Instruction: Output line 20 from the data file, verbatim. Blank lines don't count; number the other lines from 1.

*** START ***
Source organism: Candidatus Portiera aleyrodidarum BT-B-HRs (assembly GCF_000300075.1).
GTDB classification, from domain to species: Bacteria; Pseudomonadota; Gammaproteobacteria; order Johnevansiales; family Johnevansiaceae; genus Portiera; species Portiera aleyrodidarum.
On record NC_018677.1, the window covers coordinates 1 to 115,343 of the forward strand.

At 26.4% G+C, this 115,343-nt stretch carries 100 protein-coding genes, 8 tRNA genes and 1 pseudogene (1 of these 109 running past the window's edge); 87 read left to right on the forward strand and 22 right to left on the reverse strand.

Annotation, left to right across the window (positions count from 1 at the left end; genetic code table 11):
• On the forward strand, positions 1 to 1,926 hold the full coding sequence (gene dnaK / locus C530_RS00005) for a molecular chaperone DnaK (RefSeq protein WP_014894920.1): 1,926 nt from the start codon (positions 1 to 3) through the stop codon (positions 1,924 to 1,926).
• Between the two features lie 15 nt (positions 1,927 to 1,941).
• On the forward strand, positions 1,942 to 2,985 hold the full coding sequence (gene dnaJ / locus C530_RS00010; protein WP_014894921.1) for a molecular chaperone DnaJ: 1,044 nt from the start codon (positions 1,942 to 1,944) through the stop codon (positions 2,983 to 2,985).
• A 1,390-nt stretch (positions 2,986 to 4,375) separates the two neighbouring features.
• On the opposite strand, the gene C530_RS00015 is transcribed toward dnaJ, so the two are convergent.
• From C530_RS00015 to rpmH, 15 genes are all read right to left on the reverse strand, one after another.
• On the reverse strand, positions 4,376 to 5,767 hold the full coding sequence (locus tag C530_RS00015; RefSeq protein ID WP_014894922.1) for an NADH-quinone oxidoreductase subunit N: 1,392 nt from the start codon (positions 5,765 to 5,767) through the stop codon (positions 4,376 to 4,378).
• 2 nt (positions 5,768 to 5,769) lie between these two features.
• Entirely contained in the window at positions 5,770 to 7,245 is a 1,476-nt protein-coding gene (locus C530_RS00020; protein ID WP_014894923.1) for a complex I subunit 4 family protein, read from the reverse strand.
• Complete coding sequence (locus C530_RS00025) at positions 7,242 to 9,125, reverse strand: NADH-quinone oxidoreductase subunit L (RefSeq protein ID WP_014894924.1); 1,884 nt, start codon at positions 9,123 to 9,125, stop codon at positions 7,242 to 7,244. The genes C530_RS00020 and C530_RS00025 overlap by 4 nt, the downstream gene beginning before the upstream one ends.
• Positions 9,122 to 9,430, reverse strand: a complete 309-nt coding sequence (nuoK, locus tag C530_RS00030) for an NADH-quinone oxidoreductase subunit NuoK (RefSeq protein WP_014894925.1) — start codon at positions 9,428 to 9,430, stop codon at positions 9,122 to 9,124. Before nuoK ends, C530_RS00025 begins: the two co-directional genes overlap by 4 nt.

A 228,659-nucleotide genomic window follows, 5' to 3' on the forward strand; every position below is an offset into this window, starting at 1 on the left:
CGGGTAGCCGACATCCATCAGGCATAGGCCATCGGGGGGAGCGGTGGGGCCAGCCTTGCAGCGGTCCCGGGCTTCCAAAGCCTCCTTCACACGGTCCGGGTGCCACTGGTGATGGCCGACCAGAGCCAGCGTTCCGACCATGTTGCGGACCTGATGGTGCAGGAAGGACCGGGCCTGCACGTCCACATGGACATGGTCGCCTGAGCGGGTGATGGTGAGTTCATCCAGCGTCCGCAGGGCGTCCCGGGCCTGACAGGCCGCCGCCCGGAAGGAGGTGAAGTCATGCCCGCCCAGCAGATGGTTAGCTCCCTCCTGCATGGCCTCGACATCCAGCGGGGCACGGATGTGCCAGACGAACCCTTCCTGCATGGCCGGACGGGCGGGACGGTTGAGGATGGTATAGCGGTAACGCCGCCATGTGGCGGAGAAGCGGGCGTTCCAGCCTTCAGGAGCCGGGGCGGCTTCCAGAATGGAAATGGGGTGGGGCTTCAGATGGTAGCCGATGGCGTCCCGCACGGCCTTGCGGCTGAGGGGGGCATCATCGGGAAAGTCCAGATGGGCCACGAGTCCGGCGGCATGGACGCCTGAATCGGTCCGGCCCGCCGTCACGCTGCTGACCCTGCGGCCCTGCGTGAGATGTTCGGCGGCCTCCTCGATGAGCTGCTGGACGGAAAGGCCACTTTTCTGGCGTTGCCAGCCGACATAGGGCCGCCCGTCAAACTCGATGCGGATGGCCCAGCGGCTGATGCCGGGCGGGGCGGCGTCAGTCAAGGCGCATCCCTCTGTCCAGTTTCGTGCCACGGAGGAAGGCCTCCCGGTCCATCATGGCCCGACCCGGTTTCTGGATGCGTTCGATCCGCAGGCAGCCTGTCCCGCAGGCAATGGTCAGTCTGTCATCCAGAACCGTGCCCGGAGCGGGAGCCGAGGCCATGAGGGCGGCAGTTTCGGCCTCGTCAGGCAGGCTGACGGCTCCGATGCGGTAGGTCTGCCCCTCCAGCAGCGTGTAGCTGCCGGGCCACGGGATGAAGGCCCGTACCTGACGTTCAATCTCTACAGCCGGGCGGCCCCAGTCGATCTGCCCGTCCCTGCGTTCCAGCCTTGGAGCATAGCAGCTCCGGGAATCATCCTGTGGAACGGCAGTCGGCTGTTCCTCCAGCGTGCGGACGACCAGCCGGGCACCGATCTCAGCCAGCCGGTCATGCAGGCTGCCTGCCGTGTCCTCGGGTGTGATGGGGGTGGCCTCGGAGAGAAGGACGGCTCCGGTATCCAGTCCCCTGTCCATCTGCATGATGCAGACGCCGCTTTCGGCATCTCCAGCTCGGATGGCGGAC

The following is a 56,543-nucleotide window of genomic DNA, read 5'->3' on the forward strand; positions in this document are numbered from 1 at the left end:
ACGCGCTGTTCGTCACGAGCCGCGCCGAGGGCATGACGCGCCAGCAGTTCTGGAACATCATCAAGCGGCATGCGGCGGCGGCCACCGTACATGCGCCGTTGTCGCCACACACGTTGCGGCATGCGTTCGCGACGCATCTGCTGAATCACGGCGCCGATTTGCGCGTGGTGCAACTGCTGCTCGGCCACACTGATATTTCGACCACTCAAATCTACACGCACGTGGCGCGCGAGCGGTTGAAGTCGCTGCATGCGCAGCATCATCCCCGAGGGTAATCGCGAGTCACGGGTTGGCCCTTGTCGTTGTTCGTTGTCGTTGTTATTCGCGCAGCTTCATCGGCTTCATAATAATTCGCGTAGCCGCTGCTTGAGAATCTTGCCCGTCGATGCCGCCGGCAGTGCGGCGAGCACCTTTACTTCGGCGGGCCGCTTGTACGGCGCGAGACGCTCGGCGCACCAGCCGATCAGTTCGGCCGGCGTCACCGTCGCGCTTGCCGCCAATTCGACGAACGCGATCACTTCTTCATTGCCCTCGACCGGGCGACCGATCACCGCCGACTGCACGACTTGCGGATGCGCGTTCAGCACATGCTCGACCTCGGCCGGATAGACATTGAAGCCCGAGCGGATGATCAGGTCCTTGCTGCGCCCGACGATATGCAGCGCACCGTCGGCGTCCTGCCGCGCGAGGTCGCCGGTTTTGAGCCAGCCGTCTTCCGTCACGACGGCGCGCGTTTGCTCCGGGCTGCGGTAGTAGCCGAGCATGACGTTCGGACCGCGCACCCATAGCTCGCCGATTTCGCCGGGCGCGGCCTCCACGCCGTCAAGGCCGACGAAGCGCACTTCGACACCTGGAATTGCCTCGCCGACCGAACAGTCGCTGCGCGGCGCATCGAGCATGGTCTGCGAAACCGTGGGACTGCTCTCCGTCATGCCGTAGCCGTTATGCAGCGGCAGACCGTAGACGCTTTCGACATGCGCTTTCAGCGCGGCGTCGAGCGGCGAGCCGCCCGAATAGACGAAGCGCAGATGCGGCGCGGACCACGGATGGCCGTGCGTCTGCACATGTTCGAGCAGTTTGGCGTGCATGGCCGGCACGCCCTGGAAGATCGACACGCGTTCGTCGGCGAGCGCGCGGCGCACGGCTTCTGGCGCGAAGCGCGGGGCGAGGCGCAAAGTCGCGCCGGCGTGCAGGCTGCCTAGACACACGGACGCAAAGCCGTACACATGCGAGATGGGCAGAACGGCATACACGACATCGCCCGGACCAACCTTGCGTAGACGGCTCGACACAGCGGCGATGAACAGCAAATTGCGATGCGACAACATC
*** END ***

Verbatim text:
ACGCGCTGTTCGTCACGAGCCGCGCCGAGGGCATGACGCGCCAGCAGTTCTGGAACATCATCAAGCGGCATGCGGCGGCGGCCACCGTACATGCGCCGTTGTCGCCACACACGTTGCGGCATGCGTTCGCGACGCATCTGCTGAATCACGGCGCCGATTTGCGCGTGGTGCAACTGCTGCTCGGCCACACTGATATTTCGACCACTCAAATCTACACGCACGTGGCGCGCGAGCGGTTGAAGTCGCTGCATGCGCAGCATCATCCCCGAGGGTAATCGCGAGTCACGGGTTGGCCCTTGTCGTTGTTCGTTGTCGTTGTTATTCGCGCAGCTTCATCGGCTTCATAATAATTCGCGTAGCCGCTGCTTGAGAATCTTGCCCGTCGATGCCGCCGGCAGTGCGGCGAGCACCTTTACTTCGGCGGGCCGCTTGTACGGCGCGAGACGCTCGGCGCACCAGCCGATCAGTTCGGCCGGCGTCACCGTCGCGCTTGCCGCCAATTCGACGAACGCGATCACTTCTTCATTGCCCTCGACCGGGCGACCGATCACCGCCGACTGCACGACTTGCGGATGCGCGTTCAGCACATGCTCGACCTCGGCCGGATAGACATTGAAGCCCGAGCGGATGATCAGGTCCTTGCTGCGCCCGACGATATGCAGCGCACCGTCGGCGTCCTGCCGCGCGAGGTCGCCGGTTTTGAGCCAGCCGTCTTCCGTCACGACGGCGCGCGTTTGCTCCGGGCTGCGGTAGTAGCCGAGCATGACGTTCGGACCGCGCACCCATAGCTCGCCGATTTCGCCGGGCGCGGCCTCCACGCCGTCAAGGCCGACGAAGCGCACTTCGACACCTGGAATTGCCTCGCCGACCGAACAGTCGCTGCGCGGCGCATCGAGCATGGTCTGCGAAACCGTGGGACTGCTCTCCGTCATGCCGTAGCCGTTATGCAGCGGCAGACCGTAGACGCTTTCGACATGCGCTTTCAGCGCGGCGTCGAGCGGCGAGCCGCCCGAATAGACGAAGCGCAGATGCGGCGCGGACCACGGATGGCCGTGCGTCTGCACATGTTCGAGCAGTTTGGCGTGCATGGCCGGCACGCCCTGGAAGATCGACACGCGTTCGTCGGCGAGCGCGCGGCGCACGGCTTCTGGCGCGAAGCGCGGGGCGAGGCGCAAAGTCGCGCCGGCGTGCAGGCTGCCTAGACACACGGACGCAAAGCCGTACACATGCGAGATGGGCAGAACGGCATACACGACATCGCCCGGACCAACCTTGCGTAGACGGCTCGACACAGCGGCGATGAACAGCAAATTGCGATGCGACAACATC